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Partnership aims to improve fisheries in NSW

IN a world first, a diverse group of organisations with an interest in the long-term future of fishing in NSW has come together for one purpose: to help create more fish through improving the health of fish habitat.

“‘Working together for healthy fish habitat” is the vision of the NSW Fish Habitat Partnership, formally launched today.

“We are united by our common interest in looking after and improving the ecosystems that support the fish”, said Mr Mark Bulley, Independent Chair of the Partnership.

The NSW Fish Habitat Partnership is made up of recreational, commercial and indigenous fishing organisations, the oyster industry, conservation groups and NGOs, the tackle trade, fishing co-ops and farming groups who all agreed to support the initiative.

“I’m personally very pleased to have the opportunity to work together with the Partnership organisations”, Mr Bulley said.

The founding members of the NSW Fish Habitat Partnership are:

Australian Fishing Trade Association; Australian National Sportsfishing Association; Nature Conservation Council of NSW; NSW Aboriginal Land Council; NSW Council of Freshwater Anglers; NSW Farmers; OceanWatch; Recreational Fishing Alliance of NSW; Professional Fishermen’s Association; Sea Life Conservation Fund; Sydney Fish Markets.

“It’s a significant step forward because, while each sector has its own challenges, we are clear in our agreement about the critical importance of habitat for the future productivity of fisheries,” he said.

“We will be actively encouraging activities that protect, restore and enhance the state’s fisheries via the better management of fish habitat,” Mr Bulley said.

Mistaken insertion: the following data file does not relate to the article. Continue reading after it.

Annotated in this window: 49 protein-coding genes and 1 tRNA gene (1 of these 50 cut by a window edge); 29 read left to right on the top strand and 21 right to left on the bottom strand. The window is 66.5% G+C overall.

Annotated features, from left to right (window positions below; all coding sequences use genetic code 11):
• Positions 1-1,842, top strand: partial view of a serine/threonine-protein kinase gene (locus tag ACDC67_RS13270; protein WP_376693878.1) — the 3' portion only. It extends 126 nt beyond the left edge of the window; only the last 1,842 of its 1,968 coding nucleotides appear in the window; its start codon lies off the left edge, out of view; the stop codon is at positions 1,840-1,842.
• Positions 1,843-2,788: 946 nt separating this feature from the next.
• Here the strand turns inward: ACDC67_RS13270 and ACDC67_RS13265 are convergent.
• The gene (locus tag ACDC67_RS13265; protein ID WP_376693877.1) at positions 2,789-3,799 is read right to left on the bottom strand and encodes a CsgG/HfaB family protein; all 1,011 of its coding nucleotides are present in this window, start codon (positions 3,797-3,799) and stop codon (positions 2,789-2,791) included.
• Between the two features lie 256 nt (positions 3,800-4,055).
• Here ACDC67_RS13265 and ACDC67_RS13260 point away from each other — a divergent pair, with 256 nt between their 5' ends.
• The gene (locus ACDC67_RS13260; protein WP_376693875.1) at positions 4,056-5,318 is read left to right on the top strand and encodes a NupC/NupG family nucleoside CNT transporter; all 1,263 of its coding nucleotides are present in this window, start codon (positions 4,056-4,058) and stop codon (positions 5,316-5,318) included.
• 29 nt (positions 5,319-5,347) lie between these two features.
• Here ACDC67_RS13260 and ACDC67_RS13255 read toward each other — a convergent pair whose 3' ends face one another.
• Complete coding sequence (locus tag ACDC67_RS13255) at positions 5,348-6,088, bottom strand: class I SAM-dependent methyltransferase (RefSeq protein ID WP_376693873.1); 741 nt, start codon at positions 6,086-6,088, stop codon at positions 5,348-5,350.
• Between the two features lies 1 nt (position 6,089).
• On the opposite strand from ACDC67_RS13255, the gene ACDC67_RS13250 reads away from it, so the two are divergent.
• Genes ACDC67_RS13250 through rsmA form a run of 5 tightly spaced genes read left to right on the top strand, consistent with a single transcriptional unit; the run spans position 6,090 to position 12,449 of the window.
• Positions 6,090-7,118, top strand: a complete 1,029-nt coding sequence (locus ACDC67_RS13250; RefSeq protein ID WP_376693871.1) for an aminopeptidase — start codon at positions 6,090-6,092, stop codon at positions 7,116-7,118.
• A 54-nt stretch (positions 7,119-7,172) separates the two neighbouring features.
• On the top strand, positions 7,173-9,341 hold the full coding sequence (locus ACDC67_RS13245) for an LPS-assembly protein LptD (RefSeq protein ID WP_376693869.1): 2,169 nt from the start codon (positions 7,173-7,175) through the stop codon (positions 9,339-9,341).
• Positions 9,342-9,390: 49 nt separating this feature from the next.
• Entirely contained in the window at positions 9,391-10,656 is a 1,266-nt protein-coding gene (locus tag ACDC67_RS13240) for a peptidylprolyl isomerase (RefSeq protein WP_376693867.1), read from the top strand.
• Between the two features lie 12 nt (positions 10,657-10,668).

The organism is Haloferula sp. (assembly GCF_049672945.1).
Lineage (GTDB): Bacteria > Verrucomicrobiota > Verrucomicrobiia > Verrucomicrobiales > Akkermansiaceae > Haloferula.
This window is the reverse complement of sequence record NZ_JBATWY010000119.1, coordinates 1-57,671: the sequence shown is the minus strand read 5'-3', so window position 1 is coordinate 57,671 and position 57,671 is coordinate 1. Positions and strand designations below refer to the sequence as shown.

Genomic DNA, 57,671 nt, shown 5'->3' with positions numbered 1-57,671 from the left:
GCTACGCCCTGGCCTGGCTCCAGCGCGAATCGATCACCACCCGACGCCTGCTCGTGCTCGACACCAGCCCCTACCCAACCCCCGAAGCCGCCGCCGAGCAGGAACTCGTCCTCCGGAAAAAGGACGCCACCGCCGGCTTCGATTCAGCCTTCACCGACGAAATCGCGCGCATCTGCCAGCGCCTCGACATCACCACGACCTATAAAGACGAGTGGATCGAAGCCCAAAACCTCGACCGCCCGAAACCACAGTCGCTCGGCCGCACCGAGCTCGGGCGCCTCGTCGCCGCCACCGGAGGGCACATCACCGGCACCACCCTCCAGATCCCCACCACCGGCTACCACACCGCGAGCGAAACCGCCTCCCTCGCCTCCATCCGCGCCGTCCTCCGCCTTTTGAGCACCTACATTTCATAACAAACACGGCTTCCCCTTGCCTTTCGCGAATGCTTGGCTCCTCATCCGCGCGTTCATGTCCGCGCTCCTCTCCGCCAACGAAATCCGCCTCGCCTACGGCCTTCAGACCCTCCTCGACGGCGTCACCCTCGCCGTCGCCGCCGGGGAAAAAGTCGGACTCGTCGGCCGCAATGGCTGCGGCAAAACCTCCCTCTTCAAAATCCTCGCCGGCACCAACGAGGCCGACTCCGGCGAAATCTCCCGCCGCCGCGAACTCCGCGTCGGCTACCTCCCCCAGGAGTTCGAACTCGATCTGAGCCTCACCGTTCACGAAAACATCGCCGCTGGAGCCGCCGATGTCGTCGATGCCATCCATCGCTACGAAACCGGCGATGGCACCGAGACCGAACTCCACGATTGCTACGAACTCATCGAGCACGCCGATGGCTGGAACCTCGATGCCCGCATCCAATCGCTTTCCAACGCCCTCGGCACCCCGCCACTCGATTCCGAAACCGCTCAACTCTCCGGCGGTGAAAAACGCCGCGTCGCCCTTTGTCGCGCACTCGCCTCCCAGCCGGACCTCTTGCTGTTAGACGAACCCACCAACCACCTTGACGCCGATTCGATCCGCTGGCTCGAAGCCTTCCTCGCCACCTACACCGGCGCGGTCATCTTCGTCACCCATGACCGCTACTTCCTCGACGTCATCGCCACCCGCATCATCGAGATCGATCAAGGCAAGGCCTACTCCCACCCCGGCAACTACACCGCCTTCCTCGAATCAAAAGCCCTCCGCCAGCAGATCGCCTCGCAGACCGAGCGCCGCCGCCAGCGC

Through these activities, the NSW Fish Habitat Partnership expects to achieve sustainable environmental, economic and social benefits for the people of NSW.

Mr Bulley said, “The key species important to fishers in NSW are dependent on the habitat available to them. It needs to be there and it needs to be healthy and that also applies to fish not targeted by fishers.”

The decline in the abundance and quality of habitat in NSW over the last 200 years is well documented, and the links between poor habitat and water quality and reduced fisheries production are well established.

He stated that “Historical degradation of habitat quality has had a very significant impact on the numbers of fish, the resilience of fish communities and the sustainability of oyster production. Habitat protection and rehabilitation are actions that can realistically increase the abundance and resilience of all species.”

“This Partnership is the result of many years of individual efforts by key bodies and organisations to improve aquatic habitat in NSW” said Mr Bulley.

The NSW Fish Habitat Partnership will pursue four fundamental strategies:

  • Identify strategic and specific ways to improve fish habitat condition.
  • Mobilise and focus national, state and local support for achieving fish habitat management goals in NSW.
  • Measure and communicate the status of fish habitats and what fish need in terms of habitat.
  • Build strong grassroots support among its constituents to raise the profile of fish habitat conservation in the public arena and enlist contributions from the private sector.

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